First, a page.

Broadband Internet access is now nearly universal, with rural areas closing the gap with metropolitan areas, according to a new report from comScore Inc., an Internet audience measurement company. The study found that nationwide, 89 percent of Internet households now go online via a broadband connection. "Across the country, we have witnessed growth in broadband adoption, driven by greater price competition and increased consumer demand, as bandwidth intense activities such as video streaming and peer to peer sharing continue to grow," said Brian Jurutka, VP of telecommunications at comScore. "With low speed DSL priced at about the same level as dial up in many areas, there is little incentive for households to remain on dial up," he pointed out.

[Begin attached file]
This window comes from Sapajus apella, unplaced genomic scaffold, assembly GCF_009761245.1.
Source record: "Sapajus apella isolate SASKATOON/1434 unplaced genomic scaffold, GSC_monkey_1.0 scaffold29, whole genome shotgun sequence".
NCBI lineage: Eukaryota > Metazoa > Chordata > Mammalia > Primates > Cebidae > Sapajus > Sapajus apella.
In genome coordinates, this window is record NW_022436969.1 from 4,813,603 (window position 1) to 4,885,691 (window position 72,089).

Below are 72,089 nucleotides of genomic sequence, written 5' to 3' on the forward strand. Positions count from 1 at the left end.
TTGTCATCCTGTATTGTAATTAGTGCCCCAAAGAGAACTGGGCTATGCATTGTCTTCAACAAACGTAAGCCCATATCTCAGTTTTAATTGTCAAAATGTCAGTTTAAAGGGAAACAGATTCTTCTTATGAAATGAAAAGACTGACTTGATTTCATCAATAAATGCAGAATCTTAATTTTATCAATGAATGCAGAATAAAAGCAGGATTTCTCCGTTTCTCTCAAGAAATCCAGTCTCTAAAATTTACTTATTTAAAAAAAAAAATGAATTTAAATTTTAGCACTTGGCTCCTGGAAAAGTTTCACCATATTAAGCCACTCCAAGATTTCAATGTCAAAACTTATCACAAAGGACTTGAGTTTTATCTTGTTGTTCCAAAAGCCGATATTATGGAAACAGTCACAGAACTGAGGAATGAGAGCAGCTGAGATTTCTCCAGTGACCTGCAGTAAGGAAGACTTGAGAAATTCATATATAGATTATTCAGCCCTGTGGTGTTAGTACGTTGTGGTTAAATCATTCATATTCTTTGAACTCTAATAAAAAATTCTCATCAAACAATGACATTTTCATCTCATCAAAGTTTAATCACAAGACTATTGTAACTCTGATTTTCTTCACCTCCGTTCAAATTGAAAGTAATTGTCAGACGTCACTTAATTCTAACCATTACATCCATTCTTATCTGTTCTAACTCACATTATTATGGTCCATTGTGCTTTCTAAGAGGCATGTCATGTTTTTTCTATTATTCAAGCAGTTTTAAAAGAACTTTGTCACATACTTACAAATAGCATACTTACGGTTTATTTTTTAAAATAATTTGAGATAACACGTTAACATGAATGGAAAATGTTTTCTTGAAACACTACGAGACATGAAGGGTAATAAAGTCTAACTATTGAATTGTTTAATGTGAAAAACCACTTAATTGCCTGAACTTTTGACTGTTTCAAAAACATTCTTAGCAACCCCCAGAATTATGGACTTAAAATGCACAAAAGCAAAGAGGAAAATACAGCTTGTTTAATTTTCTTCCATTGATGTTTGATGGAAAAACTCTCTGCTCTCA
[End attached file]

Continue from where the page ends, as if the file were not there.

Additional findings from the study:
- 92 percent of Internet homes in metropolitan areas with a population of 50,000 or more are on broadband. This is up from 87 percent a year ago and 81 percent two years ago.
- 83 percent of Internet homes in areas with populations of 10,000 to 50,000 are on broadband. This is an increase from 76 percent a year ago.
- 75 percent of rural area Internet homes are on broadband, which represents and increase from 66 percent a year ago.
Of the five largest metro areas, the comScore shows:
- New York has the greatest broadband penetration at 96 percent.
- Chicago is second at 92 percent.
- Philadelphia and San Francisco/Oakland/San Jose have 89 percent each.
- Los Angeles is at 87 percent.
Levels of penetration have taken on a new interest, noted the comScore analysts, because rural broadband penetration was part of the American Recovery and Reinvestment Act passed earlier this year. The Recovery Act provided $7.2 billion to the Commerce Department's National Telecommunications and Information Administration and the U.S. Department of Agriculture's Rural Utilities Service, to accelerate deployment in areas without broadband. A national broadband plan is due to go before Congress in February.
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